During an episode I listened to a few weeks ago, the concept of a 30 day list was mentioned, as a way to curb impulse buying. The premise is, if you want to make a purchase, place the items on a list and ignore it for 30 days. Once 30 days are up, revisit the list and see if you’re still interested in making the purchase. If you are, go ahead and plan for it. If not, you know it was just an impulse purchase. I did this a few months ago without even realising it, when I had a sudden urge to purchase the (then new) Nintendo WiiU while attempting to summit Lion’s Head on the hottest day of the year, in 2013. Clearly, this was an impulse purchase, as I’m not a huge gamer anymore (yet I love Nintendo games!).
2014 was a tough year. The toughest year for me, yet. I’ve been debating for a few days whether or not to write a reflections post. I’ve just returned from my first gym session of 2015, and feel pretty positive, so I reckon what better time than the present to write this.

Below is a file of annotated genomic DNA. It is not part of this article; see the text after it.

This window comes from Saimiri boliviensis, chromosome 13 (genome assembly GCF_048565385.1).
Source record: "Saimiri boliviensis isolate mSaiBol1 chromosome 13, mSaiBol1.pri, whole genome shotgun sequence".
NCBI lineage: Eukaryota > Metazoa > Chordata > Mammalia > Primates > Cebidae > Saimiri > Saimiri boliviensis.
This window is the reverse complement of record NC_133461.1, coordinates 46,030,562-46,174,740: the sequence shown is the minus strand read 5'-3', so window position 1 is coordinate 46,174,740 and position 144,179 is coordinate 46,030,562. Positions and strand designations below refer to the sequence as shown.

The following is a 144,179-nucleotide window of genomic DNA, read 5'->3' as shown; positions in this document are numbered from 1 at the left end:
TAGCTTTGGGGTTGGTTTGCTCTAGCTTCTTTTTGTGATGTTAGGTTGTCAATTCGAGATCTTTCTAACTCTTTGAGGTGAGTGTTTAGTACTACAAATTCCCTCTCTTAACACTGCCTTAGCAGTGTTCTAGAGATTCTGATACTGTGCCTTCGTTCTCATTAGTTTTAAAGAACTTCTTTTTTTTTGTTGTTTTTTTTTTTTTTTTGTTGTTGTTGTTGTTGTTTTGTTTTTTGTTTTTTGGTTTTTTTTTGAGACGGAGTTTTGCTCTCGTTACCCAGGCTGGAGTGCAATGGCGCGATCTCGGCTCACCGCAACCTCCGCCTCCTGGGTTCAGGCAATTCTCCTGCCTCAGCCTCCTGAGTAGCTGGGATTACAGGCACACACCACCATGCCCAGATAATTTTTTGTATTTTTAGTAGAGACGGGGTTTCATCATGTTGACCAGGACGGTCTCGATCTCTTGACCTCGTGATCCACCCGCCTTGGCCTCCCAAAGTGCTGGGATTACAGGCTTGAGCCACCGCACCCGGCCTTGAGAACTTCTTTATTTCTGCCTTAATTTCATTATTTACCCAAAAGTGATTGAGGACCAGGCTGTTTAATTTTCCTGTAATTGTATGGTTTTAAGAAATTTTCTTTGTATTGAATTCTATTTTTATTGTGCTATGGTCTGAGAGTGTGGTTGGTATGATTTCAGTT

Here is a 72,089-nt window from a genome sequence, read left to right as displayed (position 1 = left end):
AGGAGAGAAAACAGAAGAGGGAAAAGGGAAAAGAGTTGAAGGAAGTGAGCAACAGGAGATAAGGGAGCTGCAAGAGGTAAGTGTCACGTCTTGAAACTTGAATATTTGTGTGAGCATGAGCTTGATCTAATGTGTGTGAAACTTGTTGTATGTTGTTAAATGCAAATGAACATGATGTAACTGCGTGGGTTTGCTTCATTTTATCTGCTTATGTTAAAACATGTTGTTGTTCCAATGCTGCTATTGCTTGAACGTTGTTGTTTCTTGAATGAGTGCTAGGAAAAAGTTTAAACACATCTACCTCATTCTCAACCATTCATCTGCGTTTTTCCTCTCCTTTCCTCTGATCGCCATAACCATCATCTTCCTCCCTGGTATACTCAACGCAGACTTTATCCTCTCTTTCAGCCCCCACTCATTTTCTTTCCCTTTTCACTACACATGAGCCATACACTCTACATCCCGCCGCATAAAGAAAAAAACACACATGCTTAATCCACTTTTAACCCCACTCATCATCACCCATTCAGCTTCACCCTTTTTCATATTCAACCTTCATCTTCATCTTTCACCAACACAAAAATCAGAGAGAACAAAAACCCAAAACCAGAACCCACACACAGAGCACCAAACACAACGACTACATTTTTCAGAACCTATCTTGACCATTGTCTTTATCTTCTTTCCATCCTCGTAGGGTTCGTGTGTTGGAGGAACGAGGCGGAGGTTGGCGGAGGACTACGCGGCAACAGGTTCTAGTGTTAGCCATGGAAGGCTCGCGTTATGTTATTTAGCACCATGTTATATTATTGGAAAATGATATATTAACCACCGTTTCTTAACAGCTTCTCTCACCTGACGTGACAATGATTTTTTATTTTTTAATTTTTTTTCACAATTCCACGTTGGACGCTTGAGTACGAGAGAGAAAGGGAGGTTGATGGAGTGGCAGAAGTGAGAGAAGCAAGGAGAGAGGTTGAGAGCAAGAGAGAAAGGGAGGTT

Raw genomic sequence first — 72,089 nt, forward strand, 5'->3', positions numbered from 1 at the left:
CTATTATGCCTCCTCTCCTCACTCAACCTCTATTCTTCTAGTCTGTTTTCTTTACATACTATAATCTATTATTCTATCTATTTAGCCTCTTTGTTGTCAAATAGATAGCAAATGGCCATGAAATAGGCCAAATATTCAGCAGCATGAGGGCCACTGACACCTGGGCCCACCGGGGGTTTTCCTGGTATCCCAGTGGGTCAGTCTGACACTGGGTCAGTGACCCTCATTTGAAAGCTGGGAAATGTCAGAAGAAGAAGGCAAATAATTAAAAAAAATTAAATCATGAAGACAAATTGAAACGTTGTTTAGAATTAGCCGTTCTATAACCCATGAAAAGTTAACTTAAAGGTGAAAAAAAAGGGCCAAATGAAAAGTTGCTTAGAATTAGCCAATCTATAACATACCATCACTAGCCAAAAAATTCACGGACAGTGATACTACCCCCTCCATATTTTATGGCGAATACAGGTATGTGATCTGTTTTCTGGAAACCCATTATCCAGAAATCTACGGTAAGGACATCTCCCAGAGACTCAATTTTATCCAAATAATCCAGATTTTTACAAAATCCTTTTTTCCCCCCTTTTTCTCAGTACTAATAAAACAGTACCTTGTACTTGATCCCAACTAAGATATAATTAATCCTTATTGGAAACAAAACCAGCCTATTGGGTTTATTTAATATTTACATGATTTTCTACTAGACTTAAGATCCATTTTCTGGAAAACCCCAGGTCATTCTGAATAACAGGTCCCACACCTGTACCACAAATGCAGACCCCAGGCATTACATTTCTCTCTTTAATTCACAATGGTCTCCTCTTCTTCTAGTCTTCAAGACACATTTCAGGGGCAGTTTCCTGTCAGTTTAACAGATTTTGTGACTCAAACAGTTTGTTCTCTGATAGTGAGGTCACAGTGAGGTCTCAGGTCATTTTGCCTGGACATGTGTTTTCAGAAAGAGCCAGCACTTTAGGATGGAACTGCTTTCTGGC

This year past brought several life challenges I’ve never had to endure, until now. These challenges are deeply personal and not entirely appropriate for this blog, so I won’t go into specifics. One interesting characteristic of a challenge is how it forces you to re-examine and re-evaluate other areas of your life. Large portions of 2014 were spent reflecting inwards, inspecting myself and my lifestyle and making small, yet highly impactful, changes to how I approach the world. One of these changes was to hack myself and get my fitness lifestyle under control. While this happened from late 2013, 2014 was the year where I kicked this into high gear… and it feels great!